Norm Abram enters his shop and knocks out a project in an hour that would us five months to complete. He’s got the special tools for creating biscuit and mortise & tenon joints. Seemingly he has every tool for every job imaginable. Ol’ Norm seems to make the average do-it-yourself project seem like child’s play.
What if I told you Norm Abram status could be approached with a sizeable project which could save you a boatload of money? No special tools necessary! You’d be ready to grab your tools and get started, wouldn’t you?
Get ready, I’m going to show exactly how to install beautiful, brand new windows.
Installing replacement windows yourself saves you money in two ways. First, and most obviously, you are doing the installation so it only costs you your time. Paying a contractor to do this would jack up the price by at least $100 per window. Second, you’ll be saving on your heating and cooling costs by installing newer, more efficient windows.
And I don’t need to tell you that you’ll increase the value of your home.
Replacing your old windows with vinyl replacement ones can sound daunting, especially since it involves opening up large portions of the sides of your home. I know– I’ve been there. But once I got started with it, I realized it wasn’t as hard as I had imagined.
If you have average carpentry skills, you can do this. You don’t need Bob and Norm…we have you covered.
What You Will Need
Screwdriver/drill with tip
Caulk / expanding insulation
What to Do First: Measure
Measure the width of the window opening first. That’s from jam to jam allowing for the jam liners if the existing window has them. You can do that by measuring to the stop bead.
Measure the width once again halfway up the window to allow for any bowing of the frame and then measure across the top as well for consistency. You will want to use the smallest measurement when you buy your window.
Measuring vertically, you want to measure at the highest point of the sill on the innermost edge of the stool. Measure that on the left and the right once again for consistency, using the smallest measurement as you did with the width.
Order the new window
Drop by your local home improvement store to see if your windows are a size that’s on the shelf and ready to go. If you have an older home or have custom size windows, you must order them. No big deal just bring those measurements with you to the store and share them with the clerk in the window department.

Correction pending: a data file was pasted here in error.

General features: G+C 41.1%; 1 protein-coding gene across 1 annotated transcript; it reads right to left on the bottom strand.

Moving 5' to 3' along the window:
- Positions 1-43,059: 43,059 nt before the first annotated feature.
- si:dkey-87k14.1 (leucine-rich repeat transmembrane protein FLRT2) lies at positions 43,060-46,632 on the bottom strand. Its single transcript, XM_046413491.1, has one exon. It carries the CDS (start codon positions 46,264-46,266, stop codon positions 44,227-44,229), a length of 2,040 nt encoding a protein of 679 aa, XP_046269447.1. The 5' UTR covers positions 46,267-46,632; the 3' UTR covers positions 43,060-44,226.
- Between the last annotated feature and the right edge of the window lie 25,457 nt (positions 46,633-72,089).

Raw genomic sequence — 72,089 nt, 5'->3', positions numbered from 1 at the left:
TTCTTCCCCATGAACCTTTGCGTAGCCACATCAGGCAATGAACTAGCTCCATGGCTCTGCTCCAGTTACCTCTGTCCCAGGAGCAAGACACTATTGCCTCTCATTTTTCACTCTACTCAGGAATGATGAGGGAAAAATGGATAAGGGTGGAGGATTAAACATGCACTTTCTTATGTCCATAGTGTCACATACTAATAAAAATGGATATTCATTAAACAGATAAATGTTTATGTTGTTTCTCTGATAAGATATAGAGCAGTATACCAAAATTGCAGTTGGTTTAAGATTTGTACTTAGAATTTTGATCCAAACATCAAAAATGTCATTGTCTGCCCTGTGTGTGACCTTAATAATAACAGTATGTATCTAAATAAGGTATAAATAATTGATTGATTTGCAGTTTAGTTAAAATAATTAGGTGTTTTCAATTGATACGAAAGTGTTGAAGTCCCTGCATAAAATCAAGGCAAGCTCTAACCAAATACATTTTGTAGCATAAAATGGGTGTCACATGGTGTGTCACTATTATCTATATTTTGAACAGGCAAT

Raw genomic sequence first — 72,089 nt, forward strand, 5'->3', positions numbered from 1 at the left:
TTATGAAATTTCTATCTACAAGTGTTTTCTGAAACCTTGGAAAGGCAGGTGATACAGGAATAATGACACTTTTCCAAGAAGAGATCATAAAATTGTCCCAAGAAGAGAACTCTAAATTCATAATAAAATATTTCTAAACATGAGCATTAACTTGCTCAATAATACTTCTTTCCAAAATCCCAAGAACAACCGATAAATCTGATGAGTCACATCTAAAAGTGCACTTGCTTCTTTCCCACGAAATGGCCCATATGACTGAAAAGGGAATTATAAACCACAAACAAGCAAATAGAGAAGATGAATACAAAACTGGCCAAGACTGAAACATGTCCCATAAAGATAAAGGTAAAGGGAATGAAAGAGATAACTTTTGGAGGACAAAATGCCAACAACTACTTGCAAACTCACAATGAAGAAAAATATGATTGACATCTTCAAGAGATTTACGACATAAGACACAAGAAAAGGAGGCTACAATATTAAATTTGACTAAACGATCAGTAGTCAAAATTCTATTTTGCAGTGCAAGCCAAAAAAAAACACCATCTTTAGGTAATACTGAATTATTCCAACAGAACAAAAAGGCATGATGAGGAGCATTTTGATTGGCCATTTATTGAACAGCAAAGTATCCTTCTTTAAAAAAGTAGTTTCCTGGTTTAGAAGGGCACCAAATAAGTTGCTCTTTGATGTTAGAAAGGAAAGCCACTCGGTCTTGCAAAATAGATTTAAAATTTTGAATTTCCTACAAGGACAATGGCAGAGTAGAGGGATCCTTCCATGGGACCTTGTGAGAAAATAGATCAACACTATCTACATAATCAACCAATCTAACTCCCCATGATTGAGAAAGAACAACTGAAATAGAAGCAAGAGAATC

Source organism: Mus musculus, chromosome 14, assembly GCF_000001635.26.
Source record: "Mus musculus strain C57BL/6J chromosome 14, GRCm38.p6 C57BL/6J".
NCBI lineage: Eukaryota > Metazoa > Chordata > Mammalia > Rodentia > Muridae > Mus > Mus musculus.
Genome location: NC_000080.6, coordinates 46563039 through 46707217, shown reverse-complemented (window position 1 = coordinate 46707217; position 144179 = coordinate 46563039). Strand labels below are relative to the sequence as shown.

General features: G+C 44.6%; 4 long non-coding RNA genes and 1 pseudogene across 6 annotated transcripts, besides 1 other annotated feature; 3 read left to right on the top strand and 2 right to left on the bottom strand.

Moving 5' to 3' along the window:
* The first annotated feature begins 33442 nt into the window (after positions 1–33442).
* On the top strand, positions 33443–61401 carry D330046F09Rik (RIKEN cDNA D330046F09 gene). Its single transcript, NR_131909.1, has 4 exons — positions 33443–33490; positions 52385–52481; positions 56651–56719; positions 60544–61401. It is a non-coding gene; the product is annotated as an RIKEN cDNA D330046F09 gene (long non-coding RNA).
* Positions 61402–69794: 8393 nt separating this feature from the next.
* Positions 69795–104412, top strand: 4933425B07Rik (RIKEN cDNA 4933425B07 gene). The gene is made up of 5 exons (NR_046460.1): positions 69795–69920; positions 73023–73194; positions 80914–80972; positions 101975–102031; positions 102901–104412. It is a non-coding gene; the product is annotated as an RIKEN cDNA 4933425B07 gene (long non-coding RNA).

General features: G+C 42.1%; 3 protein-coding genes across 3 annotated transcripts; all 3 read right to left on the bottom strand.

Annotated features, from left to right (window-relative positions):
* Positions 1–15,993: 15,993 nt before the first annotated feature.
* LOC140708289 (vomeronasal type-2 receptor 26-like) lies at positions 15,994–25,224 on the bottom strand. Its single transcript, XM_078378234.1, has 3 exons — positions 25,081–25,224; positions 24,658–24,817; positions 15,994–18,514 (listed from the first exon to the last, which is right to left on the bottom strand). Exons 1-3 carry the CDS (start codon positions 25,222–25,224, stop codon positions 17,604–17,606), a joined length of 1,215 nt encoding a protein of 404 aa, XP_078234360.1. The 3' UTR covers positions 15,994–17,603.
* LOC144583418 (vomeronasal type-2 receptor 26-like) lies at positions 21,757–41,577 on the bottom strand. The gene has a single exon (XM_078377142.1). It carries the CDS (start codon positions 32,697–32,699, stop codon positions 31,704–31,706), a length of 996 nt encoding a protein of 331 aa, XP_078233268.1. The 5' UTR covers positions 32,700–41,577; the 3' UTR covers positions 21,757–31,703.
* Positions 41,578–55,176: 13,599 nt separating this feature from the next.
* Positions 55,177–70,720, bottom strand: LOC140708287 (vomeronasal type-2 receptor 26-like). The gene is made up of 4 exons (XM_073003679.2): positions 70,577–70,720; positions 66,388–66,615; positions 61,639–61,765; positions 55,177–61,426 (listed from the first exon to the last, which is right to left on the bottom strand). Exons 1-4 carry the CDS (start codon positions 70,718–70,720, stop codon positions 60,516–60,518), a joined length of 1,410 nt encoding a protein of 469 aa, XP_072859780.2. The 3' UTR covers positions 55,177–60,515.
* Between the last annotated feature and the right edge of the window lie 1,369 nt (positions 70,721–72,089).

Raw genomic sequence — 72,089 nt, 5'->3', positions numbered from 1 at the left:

They’ll ask if you want new construction windows or replacement windows. You will want replacement windows. You can then choose the style and efficiency ratings for your new windows. The higher the quality and efficiency rating, the higher the price per window.
Once you have all the tools, supplies, and windows on hand, it’s time to move on to the fun part.
Remove interior window
Remove the old sash. Use a utility knife to cut the paint where it meets the stop bead to make it easier to remove the trim.
Use a wide putty knife between the stop and trim and pry it off carefully so you can use it after you install the new window.
Remove the parting bead in the middle of the top of the jam, should pull right down with a pair of pliers
Use your putty knife to put behind the jam liner and pop out the staples. Then grab the sash and pull it out near the top, the bottom should follow.
Remove storm windows if you have any. They should remove easily with a screwdriver from the exterior.
Insulate as Necessary
In older homes, there may be a sash cord that will lead you to the weight cavity. Open the weight cavity access panels in the jam and remove the weights. Remove the pulleys if they will impede the placement of a new window. Use fiberglass insulation to fill the weight cavity.
Insulation should fill the cavity but be sure to avoid jamming it in there.
Install New Window
Caulk the edges of the face frame with a flexible caulk to make a seal between the window and old face frame… so it can expand and contract as the weather changes.
Use expanding foam or caulk along the windowsill just prior to window installation and inside the expander at the top of the window. This will provide an additional layer of insulation.
Lift the new window onto the sill, bottom first. Slide the bottom until it hits the face frame and then slowly stand the window up and press it into place fully against the face frame.
Use shims to ensure the window is square, then proceed with tightening.
Use the 2” stainless steel screws that come with your window to secure it in place through the pre-drilled holes in either side of the sash.
Caulk around the perimeter of the window before putting the window stop bead back on.
That’s a Wrap
Sometimes a fresh coat of paint along the trim and stop beads may be necessary to blend everything together.
Now you’ve saved money on the installation, and the savings will continue for years to come with your new, highly efficient replacement windows.
For other home efficiency techniques that can increase your HVAC savings, check out our blog on How You Can Save Money With Heating Costs This Fall.